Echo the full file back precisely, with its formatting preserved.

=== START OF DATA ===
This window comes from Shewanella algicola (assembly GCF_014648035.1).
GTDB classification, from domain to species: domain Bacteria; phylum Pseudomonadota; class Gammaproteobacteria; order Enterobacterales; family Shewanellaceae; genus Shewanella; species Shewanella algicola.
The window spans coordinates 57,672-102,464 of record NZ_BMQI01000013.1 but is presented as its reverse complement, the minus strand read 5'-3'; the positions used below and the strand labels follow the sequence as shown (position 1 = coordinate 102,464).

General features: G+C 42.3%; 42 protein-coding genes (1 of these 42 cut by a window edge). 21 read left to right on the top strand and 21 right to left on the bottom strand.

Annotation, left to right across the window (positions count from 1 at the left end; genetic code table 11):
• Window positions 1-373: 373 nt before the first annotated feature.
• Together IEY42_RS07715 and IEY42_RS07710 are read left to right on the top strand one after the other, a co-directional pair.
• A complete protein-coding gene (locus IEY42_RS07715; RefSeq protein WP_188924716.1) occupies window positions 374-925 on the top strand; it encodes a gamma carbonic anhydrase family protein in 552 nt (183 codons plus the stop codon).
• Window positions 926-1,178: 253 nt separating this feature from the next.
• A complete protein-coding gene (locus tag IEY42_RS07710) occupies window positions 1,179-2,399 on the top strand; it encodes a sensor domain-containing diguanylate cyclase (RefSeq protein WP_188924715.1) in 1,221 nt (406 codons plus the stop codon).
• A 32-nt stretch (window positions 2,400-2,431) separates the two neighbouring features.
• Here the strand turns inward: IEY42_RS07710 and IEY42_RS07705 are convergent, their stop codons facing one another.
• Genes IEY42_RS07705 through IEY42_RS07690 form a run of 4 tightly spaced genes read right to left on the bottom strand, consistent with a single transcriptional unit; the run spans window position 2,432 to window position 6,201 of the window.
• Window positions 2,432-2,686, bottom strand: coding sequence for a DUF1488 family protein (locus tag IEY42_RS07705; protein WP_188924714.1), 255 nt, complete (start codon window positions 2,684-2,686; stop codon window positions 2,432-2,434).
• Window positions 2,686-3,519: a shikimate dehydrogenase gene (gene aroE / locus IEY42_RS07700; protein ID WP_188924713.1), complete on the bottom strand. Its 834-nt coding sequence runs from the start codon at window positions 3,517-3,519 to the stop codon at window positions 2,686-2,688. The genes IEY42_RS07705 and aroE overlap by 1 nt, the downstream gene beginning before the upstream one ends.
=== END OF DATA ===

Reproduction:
This window comes from Shewanella algicola (assembly GCF_014648035.1).
GTDB classification, from domain to species: domain Bacteria; phylum Pseudomonadota; class Gammaproteobacteria; order Enterobacterales; family Shewanellaceae; genus Shewanella; species Shewanella algicola.
The window spans coordinates 57,672-102,464 of record NZ_BMQI01000013.1 but is presented as its reverse complement, the minus strand read 5'-3'; the positions used below and the strand labels follow the sequence as shown (position 1 = coordinate 102,464).

General features: G+C 42.3%; 42 protein-coding genes (1 of these 42 cut by a window edge). 21 read left to right on the top strand and 21 right to left on the bottom strand.

Annotation, left to right across the window (positions count from 1 at the left end; genetic code table 11):
• Window positions 1-373: 373 nt before the first annotated feature.
• Together IEY42_RS07715 and IEY42_RS07710 are read left to right on the top strand one after the other, a co-directional pair.
• A complete protein-coding gene (locus IEY42_RS07715; RefSeq protein WP_188924716.1) occupies window positions 374-925 on the top strand; it encodes a gamma carbonic anhydrase family protein in 552 nt (183 codons plus the stop codon).
• Window positions 926-1,178: 253 nt separating this feature from the next.
• A complete protein-coding gene (locus tag IEY42_RS07710) occupies window positions 1,179-2,399 on the top strand; it encodes a sensor domain-containing diguanylate cyclase (RefSeq protein WP_188924715.1) in 1,221 nt (406 codons plus the stop codon).
• A 32-nt stretch (window positions 2,400-2,431) separates the two neighbouring features.
• Here the strand turns inward: IEY42_RS07710 and IEY42_RS07705 are convergent, their stop codons facing one another.
• Genes IEY42_RS07705 through IEY42_RS07690 form a run of 4 tightly spaced genes read right to left on the bottom strand, consistent with a single transcriptional unit; the run spans window position 2,432 to window position 6,201 of the window.
• Window positions 2,432-2,686, bottom strand: coding sequence for a DUF1488 family protein (locus tag IEY42_RS07705; protein WP_188924714.1), 255 nt, complete (start codon window positions 2,684-2,686; stop codon window positions 2,432-2,434).
• Window positions 2,686-3,519: a shikimate dehydrogenase gene (gene aroE / locus IEY42_RS07700; protein ID WP_188924713.1), complete on the bottom strand. Its 834-nt coding sequence runs from the start codon at window positions 3,517-3,519 to the stop codon at window positions 2,686-2,688. The genes IEY42_RS07705 and aroE overlap by 1 nt, the downstream gene beginning before the upstream one ends.